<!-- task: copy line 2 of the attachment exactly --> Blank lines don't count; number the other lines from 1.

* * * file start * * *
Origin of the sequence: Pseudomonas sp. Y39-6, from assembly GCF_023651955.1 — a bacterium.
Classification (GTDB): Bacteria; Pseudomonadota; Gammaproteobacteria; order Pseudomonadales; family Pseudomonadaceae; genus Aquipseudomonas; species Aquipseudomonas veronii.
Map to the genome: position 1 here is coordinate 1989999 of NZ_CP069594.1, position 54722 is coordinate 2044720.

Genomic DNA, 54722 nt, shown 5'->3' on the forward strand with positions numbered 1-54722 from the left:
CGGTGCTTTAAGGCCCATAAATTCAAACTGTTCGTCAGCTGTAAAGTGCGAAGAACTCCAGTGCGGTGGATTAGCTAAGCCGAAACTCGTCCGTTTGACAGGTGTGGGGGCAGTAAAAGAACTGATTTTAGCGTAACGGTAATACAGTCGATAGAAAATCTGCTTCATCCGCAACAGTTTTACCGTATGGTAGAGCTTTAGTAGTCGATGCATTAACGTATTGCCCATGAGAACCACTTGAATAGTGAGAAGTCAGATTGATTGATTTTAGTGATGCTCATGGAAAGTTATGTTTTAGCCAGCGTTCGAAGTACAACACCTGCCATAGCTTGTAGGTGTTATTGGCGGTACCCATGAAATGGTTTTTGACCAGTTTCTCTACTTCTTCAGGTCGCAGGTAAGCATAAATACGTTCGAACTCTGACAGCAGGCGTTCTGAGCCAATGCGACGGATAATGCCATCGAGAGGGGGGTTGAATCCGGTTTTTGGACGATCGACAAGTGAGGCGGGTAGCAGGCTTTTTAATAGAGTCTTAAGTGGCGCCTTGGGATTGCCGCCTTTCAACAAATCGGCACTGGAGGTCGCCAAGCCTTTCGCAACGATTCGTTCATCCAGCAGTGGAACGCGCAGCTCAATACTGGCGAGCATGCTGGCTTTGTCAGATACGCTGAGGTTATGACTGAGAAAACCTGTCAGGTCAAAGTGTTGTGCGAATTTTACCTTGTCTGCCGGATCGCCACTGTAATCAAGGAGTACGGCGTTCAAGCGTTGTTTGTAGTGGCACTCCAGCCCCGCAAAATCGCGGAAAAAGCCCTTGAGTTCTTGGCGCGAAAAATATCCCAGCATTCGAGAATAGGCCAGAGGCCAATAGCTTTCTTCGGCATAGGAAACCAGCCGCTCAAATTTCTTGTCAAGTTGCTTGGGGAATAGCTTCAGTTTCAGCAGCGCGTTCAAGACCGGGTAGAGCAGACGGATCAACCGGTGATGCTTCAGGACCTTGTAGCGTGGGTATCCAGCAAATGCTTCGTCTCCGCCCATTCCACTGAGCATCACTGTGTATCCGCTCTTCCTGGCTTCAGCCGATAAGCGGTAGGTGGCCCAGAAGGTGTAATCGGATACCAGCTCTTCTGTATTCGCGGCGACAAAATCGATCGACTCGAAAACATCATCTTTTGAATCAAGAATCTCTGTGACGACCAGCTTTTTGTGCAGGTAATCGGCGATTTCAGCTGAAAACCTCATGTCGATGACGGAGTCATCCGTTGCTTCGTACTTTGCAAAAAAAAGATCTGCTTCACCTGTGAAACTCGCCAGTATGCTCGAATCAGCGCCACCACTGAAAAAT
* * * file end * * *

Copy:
Classification (GTDB): Bacteria; Pseudomonadota; Gammaproteobacteria; order Pseudomonadales; family Pseudomonadaceae; genus Aquipseudomonas; species Aquipseudomonas veronii.